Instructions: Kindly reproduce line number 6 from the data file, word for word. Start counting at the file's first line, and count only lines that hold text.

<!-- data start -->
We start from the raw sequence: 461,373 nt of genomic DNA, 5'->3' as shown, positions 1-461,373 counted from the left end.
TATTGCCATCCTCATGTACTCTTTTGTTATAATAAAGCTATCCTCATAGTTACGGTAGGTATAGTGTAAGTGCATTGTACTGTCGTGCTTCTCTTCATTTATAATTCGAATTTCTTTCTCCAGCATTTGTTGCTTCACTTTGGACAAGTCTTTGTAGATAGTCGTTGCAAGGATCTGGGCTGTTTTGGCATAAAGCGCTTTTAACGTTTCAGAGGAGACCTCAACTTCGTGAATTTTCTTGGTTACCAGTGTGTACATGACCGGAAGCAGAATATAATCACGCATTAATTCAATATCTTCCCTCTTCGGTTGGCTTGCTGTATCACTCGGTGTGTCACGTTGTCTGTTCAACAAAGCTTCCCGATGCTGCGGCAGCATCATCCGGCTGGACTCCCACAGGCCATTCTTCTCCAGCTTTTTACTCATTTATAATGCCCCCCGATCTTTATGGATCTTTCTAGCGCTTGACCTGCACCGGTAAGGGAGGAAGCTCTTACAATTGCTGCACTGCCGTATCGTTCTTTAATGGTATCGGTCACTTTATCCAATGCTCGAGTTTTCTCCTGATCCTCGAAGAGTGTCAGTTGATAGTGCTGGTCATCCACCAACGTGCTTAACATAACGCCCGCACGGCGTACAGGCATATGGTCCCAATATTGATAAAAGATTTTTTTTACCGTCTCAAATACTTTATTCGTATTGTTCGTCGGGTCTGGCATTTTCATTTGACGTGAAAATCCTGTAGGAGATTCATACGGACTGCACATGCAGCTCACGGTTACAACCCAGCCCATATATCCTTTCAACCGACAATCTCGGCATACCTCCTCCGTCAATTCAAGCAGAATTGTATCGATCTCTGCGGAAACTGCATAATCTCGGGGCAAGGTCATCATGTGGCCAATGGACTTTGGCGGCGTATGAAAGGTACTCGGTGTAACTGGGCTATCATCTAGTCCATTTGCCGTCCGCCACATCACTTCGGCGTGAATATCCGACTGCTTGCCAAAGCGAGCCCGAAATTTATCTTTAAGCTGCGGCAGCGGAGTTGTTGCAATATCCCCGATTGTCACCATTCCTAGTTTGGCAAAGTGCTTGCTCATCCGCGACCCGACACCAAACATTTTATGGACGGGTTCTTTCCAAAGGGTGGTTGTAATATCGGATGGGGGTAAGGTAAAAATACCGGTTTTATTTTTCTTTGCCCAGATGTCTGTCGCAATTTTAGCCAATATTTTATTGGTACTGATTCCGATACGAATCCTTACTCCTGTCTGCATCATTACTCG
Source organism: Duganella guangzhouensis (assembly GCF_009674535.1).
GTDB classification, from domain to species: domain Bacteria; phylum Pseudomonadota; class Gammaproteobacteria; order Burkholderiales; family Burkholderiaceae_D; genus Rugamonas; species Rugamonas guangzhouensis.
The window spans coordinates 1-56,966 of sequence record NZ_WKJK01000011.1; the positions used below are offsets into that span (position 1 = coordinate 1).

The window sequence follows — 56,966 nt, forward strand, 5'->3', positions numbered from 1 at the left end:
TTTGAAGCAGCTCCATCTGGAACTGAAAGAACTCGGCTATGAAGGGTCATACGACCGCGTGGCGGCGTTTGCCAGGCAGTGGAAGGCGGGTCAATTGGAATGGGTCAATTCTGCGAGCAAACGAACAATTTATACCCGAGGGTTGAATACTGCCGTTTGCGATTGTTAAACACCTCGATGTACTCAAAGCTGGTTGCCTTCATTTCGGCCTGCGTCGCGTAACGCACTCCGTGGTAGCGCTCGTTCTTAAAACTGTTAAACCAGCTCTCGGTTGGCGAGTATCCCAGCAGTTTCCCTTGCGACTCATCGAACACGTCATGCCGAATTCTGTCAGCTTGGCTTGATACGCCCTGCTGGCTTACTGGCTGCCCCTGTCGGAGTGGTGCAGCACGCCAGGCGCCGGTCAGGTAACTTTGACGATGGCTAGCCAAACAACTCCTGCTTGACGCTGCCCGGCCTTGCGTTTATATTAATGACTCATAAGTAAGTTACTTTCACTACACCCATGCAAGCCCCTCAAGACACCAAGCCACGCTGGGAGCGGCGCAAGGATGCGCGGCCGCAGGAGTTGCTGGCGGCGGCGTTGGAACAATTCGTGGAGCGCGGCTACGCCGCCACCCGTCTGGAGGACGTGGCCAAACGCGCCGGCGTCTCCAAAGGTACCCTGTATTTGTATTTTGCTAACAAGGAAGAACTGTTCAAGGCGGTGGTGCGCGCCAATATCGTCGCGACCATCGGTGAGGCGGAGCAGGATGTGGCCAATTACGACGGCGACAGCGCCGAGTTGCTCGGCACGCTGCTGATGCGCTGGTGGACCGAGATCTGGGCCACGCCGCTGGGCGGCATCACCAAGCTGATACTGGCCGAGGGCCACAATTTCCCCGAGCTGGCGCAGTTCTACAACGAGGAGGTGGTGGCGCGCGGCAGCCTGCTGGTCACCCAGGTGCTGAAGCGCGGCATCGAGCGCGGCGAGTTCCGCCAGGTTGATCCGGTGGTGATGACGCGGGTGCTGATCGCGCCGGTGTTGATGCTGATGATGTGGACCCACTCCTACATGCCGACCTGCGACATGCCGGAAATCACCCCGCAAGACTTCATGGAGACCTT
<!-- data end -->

The window sequence follows — 56,966 nt, forward strand, 5'->3', positions numbered from 1 at the left end: